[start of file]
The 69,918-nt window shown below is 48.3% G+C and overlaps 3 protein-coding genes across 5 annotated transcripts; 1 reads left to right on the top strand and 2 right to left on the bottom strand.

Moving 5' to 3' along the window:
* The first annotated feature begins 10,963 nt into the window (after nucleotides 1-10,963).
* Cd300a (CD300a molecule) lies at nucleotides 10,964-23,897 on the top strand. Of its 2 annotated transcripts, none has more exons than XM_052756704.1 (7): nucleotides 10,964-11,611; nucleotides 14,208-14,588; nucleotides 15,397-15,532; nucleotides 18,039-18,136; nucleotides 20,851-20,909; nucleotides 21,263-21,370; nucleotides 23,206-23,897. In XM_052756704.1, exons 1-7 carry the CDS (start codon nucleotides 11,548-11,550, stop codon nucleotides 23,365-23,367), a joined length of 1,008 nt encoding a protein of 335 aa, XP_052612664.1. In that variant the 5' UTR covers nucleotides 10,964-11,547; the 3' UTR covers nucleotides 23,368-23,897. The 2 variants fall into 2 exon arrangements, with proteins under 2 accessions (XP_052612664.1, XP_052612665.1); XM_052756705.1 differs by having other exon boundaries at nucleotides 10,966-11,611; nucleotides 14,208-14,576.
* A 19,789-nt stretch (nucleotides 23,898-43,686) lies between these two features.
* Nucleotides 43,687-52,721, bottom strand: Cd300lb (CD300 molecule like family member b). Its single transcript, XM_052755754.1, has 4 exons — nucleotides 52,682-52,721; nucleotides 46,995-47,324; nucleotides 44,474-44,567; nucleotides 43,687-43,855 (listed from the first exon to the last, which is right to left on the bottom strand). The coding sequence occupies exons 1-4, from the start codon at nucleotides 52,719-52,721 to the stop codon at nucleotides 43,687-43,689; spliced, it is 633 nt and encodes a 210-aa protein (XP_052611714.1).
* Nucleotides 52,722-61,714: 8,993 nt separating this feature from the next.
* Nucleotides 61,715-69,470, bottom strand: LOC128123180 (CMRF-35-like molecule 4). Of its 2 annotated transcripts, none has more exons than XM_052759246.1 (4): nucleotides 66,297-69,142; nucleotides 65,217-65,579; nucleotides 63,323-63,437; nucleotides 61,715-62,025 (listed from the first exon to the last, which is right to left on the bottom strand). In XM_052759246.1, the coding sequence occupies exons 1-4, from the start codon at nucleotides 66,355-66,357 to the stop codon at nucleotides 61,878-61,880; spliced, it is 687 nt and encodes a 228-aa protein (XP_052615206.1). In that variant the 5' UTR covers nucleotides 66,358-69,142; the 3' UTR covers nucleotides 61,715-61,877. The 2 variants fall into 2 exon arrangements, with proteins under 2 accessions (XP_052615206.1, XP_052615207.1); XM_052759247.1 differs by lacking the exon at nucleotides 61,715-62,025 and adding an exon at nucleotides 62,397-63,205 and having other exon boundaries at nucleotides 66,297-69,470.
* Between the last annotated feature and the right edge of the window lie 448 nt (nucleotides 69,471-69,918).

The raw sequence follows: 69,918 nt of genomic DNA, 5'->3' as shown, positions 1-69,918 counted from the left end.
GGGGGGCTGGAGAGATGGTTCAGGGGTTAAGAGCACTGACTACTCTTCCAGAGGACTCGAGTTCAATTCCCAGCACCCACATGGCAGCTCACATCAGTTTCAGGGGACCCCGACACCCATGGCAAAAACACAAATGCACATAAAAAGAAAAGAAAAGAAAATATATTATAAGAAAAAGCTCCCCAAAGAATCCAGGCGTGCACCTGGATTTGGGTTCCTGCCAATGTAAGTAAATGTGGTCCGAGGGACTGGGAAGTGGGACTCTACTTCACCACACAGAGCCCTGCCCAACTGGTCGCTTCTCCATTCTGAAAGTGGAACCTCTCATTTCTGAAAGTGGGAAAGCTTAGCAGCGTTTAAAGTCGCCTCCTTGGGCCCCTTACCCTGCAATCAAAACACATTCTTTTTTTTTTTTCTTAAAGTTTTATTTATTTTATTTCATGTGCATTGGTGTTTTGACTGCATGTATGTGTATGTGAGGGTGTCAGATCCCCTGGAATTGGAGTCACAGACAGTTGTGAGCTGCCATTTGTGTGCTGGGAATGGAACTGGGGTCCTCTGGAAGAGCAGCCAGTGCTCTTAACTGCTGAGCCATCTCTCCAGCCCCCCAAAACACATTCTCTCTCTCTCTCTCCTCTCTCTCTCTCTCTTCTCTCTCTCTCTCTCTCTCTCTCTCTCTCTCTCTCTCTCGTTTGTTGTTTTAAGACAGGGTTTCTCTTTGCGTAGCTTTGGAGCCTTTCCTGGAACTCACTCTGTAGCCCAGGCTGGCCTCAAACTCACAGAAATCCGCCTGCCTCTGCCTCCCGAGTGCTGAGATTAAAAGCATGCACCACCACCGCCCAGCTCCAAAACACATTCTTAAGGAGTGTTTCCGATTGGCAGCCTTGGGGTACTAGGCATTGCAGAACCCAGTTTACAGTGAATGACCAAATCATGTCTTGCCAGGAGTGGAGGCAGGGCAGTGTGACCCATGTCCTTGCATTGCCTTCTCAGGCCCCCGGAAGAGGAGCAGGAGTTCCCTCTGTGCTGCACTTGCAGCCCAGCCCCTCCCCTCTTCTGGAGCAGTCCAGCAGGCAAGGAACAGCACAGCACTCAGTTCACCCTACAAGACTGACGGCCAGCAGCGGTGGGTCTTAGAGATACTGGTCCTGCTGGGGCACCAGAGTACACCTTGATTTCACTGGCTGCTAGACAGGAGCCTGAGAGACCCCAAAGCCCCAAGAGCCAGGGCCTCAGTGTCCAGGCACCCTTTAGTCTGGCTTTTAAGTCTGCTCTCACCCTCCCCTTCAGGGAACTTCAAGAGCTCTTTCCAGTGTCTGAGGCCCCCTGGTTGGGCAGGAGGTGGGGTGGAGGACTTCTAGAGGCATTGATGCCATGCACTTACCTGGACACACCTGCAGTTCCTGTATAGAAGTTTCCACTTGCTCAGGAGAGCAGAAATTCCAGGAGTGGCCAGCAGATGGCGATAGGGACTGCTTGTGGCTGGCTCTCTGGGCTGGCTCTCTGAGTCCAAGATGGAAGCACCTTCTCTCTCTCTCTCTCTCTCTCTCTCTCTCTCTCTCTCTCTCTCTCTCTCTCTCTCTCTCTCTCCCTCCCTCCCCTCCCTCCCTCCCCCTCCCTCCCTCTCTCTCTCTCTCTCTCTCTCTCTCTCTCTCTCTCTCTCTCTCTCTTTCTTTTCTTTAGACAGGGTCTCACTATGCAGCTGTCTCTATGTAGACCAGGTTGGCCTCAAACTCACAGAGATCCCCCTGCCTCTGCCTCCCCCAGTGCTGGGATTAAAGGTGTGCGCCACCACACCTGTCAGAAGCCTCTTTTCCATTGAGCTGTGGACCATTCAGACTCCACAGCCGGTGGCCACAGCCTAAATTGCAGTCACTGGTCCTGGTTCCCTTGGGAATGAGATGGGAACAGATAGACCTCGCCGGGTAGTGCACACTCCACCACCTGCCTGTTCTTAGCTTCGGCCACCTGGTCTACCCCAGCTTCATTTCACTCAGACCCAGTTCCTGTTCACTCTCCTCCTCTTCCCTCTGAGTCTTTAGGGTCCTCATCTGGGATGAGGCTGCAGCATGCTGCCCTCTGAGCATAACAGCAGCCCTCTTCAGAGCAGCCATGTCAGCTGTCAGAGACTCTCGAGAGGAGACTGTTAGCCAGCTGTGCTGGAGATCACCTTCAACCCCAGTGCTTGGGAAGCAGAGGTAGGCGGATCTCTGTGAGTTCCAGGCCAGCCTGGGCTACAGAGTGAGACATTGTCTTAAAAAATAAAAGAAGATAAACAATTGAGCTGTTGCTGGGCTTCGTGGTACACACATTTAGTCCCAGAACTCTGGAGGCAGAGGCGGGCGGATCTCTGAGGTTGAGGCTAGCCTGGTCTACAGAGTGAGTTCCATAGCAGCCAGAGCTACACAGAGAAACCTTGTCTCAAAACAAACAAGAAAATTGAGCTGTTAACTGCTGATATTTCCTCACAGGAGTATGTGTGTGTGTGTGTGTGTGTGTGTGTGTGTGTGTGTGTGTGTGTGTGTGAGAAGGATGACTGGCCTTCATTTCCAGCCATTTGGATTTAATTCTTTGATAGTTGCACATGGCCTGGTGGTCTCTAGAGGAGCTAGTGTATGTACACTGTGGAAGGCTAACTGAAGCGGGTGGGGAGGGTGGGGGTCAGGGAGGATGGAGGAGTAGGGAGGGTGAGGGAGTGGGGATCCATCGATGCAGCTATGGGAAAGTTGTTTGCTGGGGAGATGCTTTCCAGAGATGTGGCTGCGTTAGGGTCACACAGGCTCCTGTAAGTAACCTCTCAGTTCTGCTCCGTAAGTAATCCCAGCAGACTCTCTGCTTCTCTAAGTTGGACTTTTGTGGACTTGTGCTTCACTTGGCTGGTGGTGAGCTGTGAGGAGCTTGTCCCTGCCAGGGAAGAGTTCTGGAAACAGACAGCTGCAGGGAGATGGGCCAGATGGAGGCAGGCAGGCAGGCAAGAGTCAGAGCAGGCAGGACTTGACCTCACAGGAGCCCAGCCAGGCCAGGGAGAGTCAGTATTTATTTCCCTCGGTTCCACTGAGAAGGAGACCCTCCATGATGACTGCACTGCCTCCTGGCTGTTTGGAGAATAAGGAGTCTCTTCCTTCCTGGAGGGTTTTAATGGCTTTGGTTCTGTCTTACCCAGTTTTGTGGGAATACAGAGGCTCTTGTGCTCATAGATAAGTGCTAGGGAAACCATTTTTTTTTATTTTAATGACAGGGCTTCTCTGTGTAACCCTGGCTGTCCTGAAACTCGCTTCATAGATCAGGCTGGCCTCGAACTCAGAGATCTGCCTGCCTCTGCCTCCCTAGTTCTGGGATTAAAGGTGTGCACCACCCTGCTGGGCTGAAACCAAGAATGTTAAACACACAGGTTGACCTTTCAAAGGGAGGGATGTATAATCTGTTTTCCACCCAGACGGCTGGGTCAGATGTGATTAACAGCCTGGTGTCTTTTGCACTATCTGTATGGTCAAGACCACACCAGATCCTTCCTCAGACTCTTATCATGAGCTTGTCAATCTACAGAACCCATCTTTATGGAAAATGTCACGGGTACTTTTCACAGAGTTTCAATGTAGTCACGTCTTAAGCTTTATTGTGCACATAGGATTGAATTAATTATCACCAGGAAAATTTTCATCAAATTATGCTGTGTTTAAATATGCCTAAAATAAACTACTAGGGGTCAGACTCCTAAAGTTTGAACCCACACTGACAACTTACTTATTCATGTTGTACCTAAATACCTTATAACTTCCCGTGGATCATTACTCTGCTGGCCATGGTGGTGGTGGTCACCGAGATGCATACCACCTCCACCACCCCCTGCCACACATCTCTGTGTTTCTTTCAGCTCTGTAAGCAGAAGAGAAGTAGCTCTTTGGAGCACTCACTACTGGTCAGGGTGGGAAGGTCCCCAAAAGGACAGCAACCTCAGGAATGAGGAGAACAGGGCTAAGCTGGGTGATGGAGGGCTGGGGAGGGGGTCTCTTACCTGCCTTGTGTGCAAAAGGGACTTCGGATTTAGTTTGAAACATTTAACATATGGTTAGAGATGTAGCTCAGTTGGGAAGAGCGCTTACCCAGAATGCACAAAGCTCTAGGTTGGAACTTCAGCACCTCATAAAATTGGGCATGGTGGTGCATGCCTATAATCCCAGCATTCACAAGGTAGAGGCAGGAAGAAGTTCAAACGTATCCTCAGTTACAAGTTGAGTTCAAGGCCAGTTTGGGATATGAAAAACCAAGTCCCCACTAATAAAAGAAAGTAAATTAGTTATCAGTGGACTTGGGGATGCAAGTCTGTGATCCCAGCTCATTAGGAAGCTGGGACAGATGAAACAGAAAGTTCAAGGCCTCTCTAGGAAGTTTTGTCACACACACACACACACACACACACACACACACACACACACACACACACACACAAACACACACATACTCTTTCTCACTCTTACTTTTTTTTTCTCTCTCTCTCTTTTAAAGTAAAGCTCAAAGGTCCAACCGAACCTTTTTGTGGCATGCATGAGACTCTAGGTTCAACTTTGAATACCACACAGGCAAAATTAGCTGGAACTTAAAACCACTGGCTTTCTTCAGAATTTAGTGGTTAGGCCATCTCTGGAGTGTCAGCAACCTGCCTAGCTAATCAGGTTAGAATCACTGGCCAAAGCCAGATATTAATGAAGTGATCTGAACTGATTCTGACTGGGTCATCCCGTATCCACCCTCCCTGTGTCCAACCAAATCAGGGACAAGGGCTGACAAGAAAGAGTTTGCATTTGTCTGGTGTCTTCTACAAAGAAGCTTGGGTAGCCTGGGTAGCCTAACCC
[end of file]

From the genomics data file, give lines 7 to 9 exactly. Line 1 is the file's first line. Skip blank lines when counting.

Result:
* Nucleotides 52,722-61,714: 8,993 nt separating this feature from the next.
* Nucleotides 61,715-69,470, bottom strand: LOC128123180 (CMRF-35-like molecule 4). Of its 2 annotated transcripts, none has more exons than XM_052759246.1 (4): nucleotides 66,297-69,142; nucleotides 65,217-65,579; nucleotides 63,323-63,437; nucleotides 61,715-62,025 (listed from the first exon to the last, which is right to left on the bottom strand). In XM_052759246.1, the coding sequence occupies exons 1-4, from the start codon at nucleotides 66,355-66,357 to the stop codon at nucleotides 61,878-61,880; spliced, it is 687 nt and encodes a 228-aa protein (XP_052615206.1). In that variant the 5' UTR covers nucleotides 66,358-69,142; the 3' UTR covers nucleotides 61,715-61,877. The 2 variants fall into 2 exon arrangements, with proteins under 2 accessions (XP_052615206.1, XP_052615207.1); XM_052759247.1 differs by lacking the exon at nucleotides 61,715-62,025 and adding an exon at nucleotides 62,397-63,205 and having other exon boundaries at nucleotides 66,297-69,470.
* Between the last annotated feature and the right edge of the window lie 448 nt (nucleotides 69,471-69,918).